In the meantime, enjoy these vintage ads from my virtual collections!

I wouldn’t mind that at all! I’ve never made any secret of how I’ve been attracted to younger men since my senior year of high school. (Obviously, they weren’t that much younger than I was at first!). I’d like a husband about 10–12 years my junior.

Yet another ad endorsing Lysol as birth control (in very euphemistic language) and terrifying women about their supposed rampant BO.

Whether you agree or disagree with his politics, you can’t deny Reagan was a genial person with a good sense of humor. He would’ve been a fun guest at a picnic or barbecue. I recently watched an episode of I’ve Got a Secret where he was the famous guest, and got a lot of good laughs out of his segment.

So many people in ads don’t talk like normal people having a real conversation!

I loved cottage cheese and canned peaches!

I highly doubt this was a real study, or had those results!

No comment!

I’ve been fooled by some contemporary spoofs of real vintage ads, but this one is an ad for a legitimate product.

And now they’ve got kids strapped into freaking booster seats till age twelve!

I’m glad plus size companies no longer call their customer base “stout” and “chubbies”!

There’s a diagnosis that’s gone the way of other pseudoscientific conditions like hysteria!

This is beyond tasteless. If they were attempting very dark humor, they sailed WAY past a line anywhere close to acceptability!

I’m showing my age, but “Smells Like Teen Spirit” is the quintessential song and music video of my generation. It’s one of the things which clearly indicates my membership as one of the youngest members of Gen X. I feel such a big disconnect from Gen Y, even though their oldest members are only a few years younger than I am.

And yes, I do realize that might make my attraction to younger men seem hypocritical!

More fun with vintage ads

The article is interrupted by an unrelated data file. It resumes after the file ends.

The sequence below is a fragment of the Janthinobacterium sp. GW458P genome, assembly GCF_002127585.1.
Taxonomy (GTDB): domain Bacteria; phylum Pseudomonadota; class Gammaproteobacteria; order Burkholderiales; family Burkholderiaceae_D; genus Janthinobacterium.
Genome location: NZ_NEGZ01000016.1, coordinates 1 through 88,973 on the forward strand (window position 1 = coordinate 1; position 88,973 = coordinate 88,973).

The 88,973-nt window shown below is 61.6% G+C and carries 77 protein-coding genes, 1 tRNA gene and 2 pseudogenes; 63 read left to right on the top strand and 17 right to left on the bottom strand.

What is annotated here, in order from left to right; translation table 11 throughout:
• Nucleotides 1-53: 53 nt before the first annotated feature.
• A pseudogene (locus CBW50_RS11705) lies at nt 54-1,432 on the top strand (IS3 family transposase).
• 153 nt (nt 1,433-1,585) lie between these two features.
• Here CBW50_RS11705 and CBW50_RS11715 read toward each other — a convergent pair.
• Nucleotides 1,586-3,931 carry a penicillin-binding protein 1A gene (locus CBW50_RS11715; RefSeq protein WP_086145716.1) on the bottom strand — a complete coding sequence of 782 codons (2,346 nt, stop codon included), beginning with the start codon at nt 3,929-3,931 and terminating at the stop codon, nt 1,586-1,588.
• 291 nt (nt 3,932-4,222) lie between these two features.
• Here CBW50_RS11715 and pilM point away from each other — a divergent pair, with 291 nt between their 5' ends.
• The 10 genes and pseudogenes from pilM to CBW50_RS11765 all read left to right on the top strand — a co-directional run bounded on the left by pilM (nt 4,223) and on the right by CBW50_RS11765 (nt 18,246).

Here are even more of the vintage ads I’ve virtually collected. They always reveal so much about bygone eras, both bad and good.

Well, that’s certainly a unique innovation!

1937, when prevailing medical “wisdom” claimed it was a most dire health emergency if someone (esp. a child) didn’t defecate at least once a day.

That name would never be approved today!

Yet again, preying on women’s insecurities and making people believe not defecating at least once a day automatically equalled constipation!

The advertising world, shaming women about their bodies since forever.

No comment!

Or perhaps the husband can help his wife by making breakfast when she’s suffering from morning sickness!

Because don’t we all want to use the same medicine as our horses? Who’s writing these prescriptions, Dr. Hugo Z. Hackenbush?

At least he’s not as awful as my anti-kissing ex, who still refused to kiss me even after I knocked myself out doing everything he claimed would make him more likely to want to do it. He might’ve done it ten times ever during the almost five years of our relationship, and didn’t do it for the first time until we’d been together for two years and seven months and already done everything else.

Lipstick and nailpolish often came in matching sets. Though red was the most popular nailpolish color, there were quite a few other colors to choose from in the Forties. The four without matching lipsticks are just a small sampling of what was available. I also love that there’s a purple lipstick represented.

This is a little too macabre even for me!

Those rings all look too similar to me, but then again, I never saw the appeal of colorless diamonds to begin with. My former engagement ring (which my ex made me buy myself) has three black diamonds and four small white diamonds. If I ever have another relationship, I’m either foregoing a ring altogether, or selecting something like a sapphire or teal tourmaline.